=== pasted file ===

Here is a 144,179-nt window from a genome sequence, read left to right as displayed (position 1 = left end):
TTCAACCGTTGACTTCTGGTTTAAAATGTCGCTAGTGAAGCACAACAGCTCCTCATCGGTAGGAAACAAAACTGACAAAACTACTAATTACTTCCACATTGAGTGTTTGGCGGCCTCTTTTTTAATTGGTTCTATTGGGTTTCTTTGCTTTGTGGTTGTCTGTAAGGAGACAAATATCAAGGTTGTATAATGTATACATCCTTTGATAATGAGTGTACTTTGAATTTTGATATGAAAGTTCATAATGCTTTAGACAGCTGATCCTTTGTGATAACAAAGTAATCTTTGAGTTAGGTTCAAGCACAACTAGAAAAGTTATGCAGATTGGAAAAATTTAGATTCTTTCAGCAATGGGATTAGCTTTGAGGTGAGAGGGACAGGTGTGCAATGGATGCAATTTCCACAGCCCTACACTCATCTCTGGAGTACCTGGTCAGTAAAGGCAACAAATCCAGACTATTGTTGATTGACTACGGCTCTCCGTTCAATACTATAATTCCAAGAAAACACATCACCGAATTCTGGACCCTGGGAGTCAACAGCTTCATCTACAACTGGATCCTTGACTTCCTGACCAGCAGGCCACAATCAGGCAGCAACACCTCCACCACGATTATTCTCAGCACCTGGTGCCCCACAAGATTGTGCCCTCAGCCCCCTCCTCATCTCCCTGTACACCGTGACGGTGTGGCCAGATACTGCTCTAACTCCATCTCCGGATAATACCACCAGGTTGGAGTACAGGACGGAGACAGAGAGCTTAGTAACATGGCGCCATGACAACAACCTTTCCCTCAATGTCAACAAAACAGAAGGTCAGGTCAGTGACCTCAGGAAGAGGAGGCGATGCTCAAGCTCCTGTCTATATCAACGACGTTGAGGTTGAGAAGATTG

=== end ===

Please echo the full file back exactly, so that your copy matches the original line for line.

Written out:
Here is a 144,179-nt window from a genome sequence, read left to right as displayed (position 1 = left end):
TTCAACCGTTGACTTCTGGTTTAAAATGTCGCTAGTGAAGCACAACAGCTCCTCATCGGTAGGAAACAAAACTGACAAAACTACTAATTACTTCCACATTGAGTGTTTGGCGGCCTCTTTTTTAATTGGTTCTATTGGGTTTCTTTGCTTTGTGGTTGTCTGTAAGGAGACAAATATCAAGGTTGTATAATGTATACATCCTTTGATAATGAGTGTACTTTGAATTTTGATATGAAAGTTCATAATGCTTTAGACAGCTGATCCTTTGTGATAACAAAGTAATCTTTGAGTTAGGTTCAAGCACAACTAGAAAAGTTATGCAGATTGGAAAAATTTAGATTCTTTCAGCAATGGGATTAGCTTTGAGGTGAGAGGGACAGGTGTGCAATGGATGCAATTTCCACAGCCCTACACTCATCTCTGGAGTACCTGGTCAGTAAAGGCAACAAATCCAGACTATTGTTGATTGACTACGGCTCTCCGTTCAATACTATAATTCCAAGAAAACACATCACCGAATTCTGGACCCTGGGAGTCAACAGCTTCATCTACAACTGGATCCTTGACTTCCTGACCAGCAGGCCACAATCAGGCAGCAACACCTCCACCACGATTATTCTCAGCACCTGGTGCCCCACAAGATTGTGCCCTCAGCCCCCTCCTCATCTCCCTGTACACCGTGACGGTGTGGCCAGATACTGCTCTAACTCCATCTCCGGATAATACCACCAGGTTGGAGTACAGGACGGAGACAGAGAGCTTAGTAACATGGCGCCATGACAACAACCTTTCCCTCAATGTCAACAAAACAGAAGGTCAGGTCAGTGACCTCAGGAAGAGGAGGCGATGCTCAAGCTCCTGTCTATATCAACGACGTTGAGGTTGAGAAGATTG